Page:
The lower portion of the circuit of FIG. 2 provides an alternative timing circuit to that of the combination of multivibrators 35 and 36. It is the purpose of the circuit with multivibrators 51 and 52 to alternate periods of watering with periods of non-watering. The purpose is for additional water conservation. If, for example, the soil with which the moisture sensor of this invention is working is less permeable than ideal, it is possible that watering until the sensor detects that the soil is adequately moist could result in undesired runoff and substantial waste of water. By specific example, the timing provided by multivibrators 51 and 52, when the soil is dry, provides two minutes of watering followed by five minutes where the watering system is turned off. The cycle is repeated until the sensor determines that there is adequate moisture. Of course the actual as well as the relative timing of these multivibrators is arbitrary and can be set as desired.

Note that the input to multivibrator 35 and the output from multivibrator 36 are connectable through switches 58 and 59 to the chip containing the two multivibrators 51 and 52. The connection of terminals 91 and 92 by means of line 93 makes multivibrator 51 non-retriggerable. Since multivibrator 51 is not retriggerable, when a pulse from buffer 27 is applied to terminal 94, the multivibrator is set and stays set until it times out, for example, five minutes. The timing out is determined by resistor 53 and capacitor 54 as described with respect to the other multivibrators. Because there is always a train of pulses coming from buffer 27 due to the action of oscillator 15, multivibrator 51 is continuously being triggered, whether the soil is wet or dry. As soon as a five minute period has been timed out, the multivibrator is again triggered by the next pulse from the buffer and remains on for another five-minute period.

If the soil is relatively dry, the output from multivibrator 36 through terminal 66 is high as indicated by line 81 in FIG. 3. This signal is applied to terminal 98 thereby enabling multivibrator 52 to function in its normal manner. When the output from terminal 95 of multivibrator 51 drops so that multivibrator times out, multivibrator 52 is turned on. The output from terminal 96 of multivibrator 52 is coupled to gate 65 of the triac through switch 101. When terminal 96 is high, terminal 99 is low, and vice versa. At this time triac 63 and solenoid 61 are enabled and the low output from terminal 99 is coupled to terminal 97 of multivibrator 51 to disable that element. Assuming the time-out period of the second multivibrator to be two minutes, after two minutes, multivibrator 52 times out and releases multivibrator 51 to be triggered again by the next pulse from buffer 27. When multivibrator 51 is again triggered, the output from terminal 95 disables multivibrator 52 until the first multivibrator is again timed out and a negative going pulse at terminal 95 enables the second multivibrator.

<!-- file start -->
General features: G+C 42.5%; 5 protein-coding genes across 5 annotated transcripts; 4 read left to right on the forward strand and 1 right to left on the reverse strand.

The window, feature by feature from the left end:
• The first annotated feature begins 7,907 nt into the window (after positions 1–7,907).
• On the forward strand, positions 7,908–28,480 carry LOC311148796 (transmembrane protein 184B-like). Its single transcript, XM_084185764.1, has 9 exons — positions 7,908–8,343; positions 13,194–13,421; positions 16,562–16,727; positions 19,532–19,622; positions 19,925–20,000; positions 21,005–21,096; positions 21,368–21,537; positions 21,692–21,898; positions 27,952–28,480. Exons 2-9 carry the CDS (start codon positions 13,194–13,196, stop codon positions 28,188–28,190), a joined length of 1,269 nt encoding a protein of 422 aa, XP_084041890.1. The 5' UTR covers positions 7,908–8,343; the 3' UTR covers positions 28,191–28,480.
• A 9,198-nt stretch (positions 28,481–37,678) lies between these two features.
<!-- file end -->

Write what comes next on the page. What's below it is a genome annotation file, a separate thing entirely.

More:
When the soil is wet, the low output from multivibrator 36 through terminal 66 is applied to terminal 98 of multivibrator 52, effectively locking out that multivibrator, thereby preventing the triac from firing. Even though multivibrator 51 is being timed out at five minute intervals, as long as multivibrator 52 is locked out, there is no signal applied to gate 65 of the triac to turn on solenoid 61.

Only one of these two multivibrators can ever be on at a time. Stated another way, multivibrator 51 starts multivibrator 52, while multivibrator 52 disables multivibrator 51 until multivibrator 52 is timed out. Thus as long as the sensor determines that the lawn needs water, the relatively high frequency of oscillator 15 will continue to operate the watering system through solenoid 61 in cycles of two minutes on, spaced by five minutes off. Because of this on/off relationship between these two multivibrators, element 52 need not be specifically configured as retriggerable or non-retriggerable.

The timing circuitry of multivibrators 51 and 52 is shown as an addition and alternative to the system using only multivibrators 35 and 36. The latter two multivibrators are not removed from the system when elements 51 and 52 are employed. As presently envisioned, the system would either be permanently constructed with multivibrators 51 and 52 included, or they would not be in the circuit at all. However, the concept of switching one operation to the other could be employed, using electronic switches, if desired.